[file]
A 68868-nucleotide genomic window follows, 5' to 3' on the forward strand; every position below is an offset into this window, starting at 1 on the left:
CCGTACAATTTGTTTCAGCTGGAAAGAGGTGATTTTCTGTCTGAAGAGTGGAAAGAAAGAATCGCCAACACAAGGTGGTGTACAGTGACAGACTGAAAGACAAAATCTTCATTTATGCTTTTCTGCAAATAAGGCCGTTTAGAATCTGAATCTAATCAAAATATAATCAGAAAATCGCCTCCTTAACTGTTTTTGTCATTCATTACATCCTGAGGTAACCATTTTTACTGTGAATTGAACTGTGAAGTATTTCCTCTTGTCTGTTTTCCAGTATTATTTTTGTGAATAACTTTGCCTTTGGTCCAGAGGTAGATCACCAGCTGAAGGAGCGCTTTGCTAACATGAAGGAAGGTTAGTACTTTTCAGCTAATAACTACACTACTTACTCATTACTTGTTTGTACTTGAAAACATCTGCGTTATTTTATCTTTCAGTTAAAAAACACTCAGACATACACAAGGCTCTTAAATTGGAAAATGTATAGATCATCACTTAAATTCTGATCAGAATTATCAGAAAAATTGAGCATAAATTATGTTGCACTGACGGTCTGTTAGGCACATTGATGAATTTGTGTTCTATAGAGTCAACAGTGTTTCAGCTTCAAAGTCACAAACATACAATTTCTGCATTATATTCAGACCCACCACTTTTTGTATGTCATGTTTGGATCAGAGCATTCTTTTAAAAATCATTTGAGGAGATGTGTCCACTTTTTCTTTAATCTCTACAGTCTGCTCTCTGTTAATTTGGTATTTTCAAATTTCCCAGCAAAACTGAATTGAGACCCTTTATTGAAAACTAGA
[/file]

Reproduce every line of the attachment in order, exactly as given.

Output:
A 68868-nucleotide genomic window follows, 5' to 3' on the forward strand; every position below is an offset into this window, starting at 1 on the left:
CCGTACAATTTGTTTCAGCTGGAAAGAGGTGATTTTCTGTCTGAAGAGTGGAAAGAAAGAATCGCCAACACAAGGTGGTGTACAGTGACAGACTGAAAGACAAAATCTTCATTTATGCTTTTCTGCAAATAAGGCCGTTTAGAATCTGAATCTAATCAAAATATAATCAGAAAATCGCCTCCTTAACTGTTTTTGTCATTCATTACATCCTGAGGTAACCATTTTTACTGTGAATTGAACTGTGAAGTATTTCCTCTTGTCTGTTTTCCAGTATTATTTTTGTGAATAACTTTGCCTTTGGTCCAGAGGTAGATCACCAGCTGAAGGAGCGCTTTGCTAACATGAAGGAAGGTTAGTACTTTTCAGCTAATAACTACACTACTTACTCATTACTTGTTTGTACTTGAAAACATCTGCGTTATTTTATCTTTCAGTTAAAAAACACTCAGACATACACAAGGCTCTTAAATTGGAAAATGTATAGATCATCACTTAAATTCTGATCAGAATTATCAGAAAAATTGAGCATAAATTATGTTGCACTGACGGTCTGTTAGGCACATTGATGAATTTGTGTTCTATAGAGTCAACAGTGTTTCAGCTTCAAAGTCACAAACATACAATTTCTGCATTATATTCAGACCCACCACTTTTTGTATGTCATGTTTGGATCAGAGCATTCTTTTAAAAATCATTTGAGGAGATGTGTCCACTTTTTCTTTAATCTCTACAGTCTGCTCTCTGTTAATTTGGTATTTTCAAATTTCCCAGCAAAACTGAATTGAGACCCTTTATTGAAAACTAGA